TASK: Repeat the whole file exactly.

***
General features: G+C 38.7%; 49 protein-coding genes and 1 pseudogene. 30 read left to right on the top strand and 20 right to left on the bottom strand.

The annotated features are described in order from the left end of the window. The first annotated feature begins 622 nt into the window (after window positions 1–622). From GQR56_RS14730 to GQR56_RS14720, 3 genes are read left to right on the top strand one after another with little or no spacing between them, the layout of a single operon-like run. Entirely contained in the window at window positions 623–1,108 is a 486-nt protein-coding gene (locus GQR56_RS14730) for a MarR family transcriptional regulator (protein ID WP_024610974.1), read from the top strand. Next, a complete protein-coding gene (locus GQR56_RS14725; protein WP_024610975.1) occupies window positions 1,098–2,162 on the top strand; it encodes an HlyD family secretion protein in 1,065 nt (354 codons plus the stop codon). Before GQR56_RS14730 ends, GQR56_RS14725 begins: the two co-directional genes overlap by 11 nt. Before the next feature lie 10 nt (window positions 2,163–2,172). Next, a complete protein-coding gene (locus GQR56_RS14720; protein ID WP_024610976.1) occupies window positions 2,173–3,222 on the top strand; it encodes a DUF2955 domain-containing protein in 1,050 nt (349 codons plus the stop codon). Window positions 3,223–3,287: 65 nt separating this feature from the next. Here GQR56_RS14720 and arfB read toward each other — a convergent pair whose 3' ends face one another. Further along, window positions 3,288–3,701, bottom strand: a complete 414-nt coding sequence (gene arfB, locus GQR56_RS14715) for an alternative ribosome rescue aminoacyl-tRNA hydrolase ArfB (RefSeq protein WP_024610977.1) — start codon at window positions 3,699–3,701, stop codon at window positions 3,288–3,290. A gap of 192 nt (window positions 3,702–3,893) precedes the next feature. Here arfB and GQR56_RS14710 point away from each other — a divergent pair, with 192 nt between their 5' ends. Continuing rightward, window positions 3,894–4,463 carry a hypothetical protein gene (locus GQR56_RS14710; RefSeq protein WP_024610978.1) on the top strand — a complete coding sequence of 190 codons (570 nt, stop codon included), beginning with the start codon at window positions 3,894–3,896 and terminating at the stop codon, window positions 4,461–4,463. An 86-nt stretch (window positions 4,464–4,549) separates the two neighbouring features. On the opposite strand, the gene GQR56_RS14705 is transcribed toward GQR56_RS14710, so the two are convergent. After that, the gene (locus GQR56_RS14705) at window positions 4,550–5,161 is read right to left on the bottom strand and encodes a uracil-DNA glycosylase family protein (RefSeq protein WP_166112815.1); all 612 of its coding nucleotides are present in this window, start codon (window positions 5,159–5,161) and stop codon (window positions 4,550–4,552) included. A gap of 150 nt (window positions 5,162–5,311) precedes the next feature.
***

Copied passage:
General features: G+C 38.7%; 49 protein-coding genes and 1 pseudogene. 30 read left to right on the top strand and 20 right to left on the bottom strand.

The annotated features are described in order from the left end of the window. The first annotated feature begins 622 nt into the window (after window positions 1–622). From GQR56_RS14730 to GQR56_RS14720, 3 genes are read left to right on the top strand one after another with little or no spacing between them, the layout of a single operon-like run. Entirely contained in the window at window positions 623–1,108 is a 486-nt protein-coding gene (locus GQR56_RS14730) for a MarR family transcriptional regulator (protein ID WP_024610974.1), read from the top strand. Next, a complete protein-coding gene (locus GQR56_RS14725; protein WP_024610975.1) occupies window positions 1,098–2,162 on the top strand; it encodes an HlyD family secretion protein in 1,065 nt (354 codons plus the stop codon). Before GQR56_RS14730 ends, GQR56_RS14725 begins: the two co-directional genes overlap by 11 nt. Before the next feature lie 10 nt (window positions 2,163–2,172). Next, a complete protein-coding gene (locus GQR56_RS14720; protein ID WP_024610976.1) occupies window positions 2,173–3,222 on the top strand; it encodes a DUF2955 domain-containing protein in 1,050 nt (349 codons plus the stop codon). Window positions 3,223–3,287: 65 nt separating this feature from the next. Here GQR56_RS14720 and arfB read toward each other — a convergent pair whose 3' ends face one another. Further along, window positions 3,288–3,701, bottom strand: a complete 414-nt coding sequence (gene arfB, locus GQR56_RS14715) for an alternative ribosome rescue aminoacyl-tRNA hydrolase ArfB (RefSeq protein WP_024610977.1) — start codon at window positions 3,699–3,701, stop codon at window positions 3,288–3,290. A gap of 192 nt (window positions 3,702–3,893) precedes the next feature. Here arfB and GQR56_RS14710 point away from each other — a divergent pair, with 192 nt between their 5' ends. Continuing rightward, window positions 3,894–4,463 carry a hypothetical protein gene (locus GQR56_RS14710; RefSeq protein WP_024610978.1) on the top strand — a complete coding sequence of 190 codons (570 nt, stop codon included), beginning with the start codon at window positions 3,894–3,896 and terminating at the stop codon, window positions 4,461–4,463. An 86-nt stretch (window positions 4,464–4,549) separates the two neighbouring features. On the opposite strand, the gene GQR56_RS14705 is transcribed toward GQR56_RS14710, so the two are convergent. After that, the gene (locus GQR56_RS14705) at window positions 4,550–5,161 is read right to left on the bottom strand and encodes a uracil-DNA glycosylase family protein (RefSeq protein WP_166112815.1); all 612 of its coding nucleotides are present in this window, start codon (window positions 5,159–5,161) and stop codon (window positions 4,550–4,552) included. A gap of 150 nt (window positions 5,162–5,311) precedes the next feature.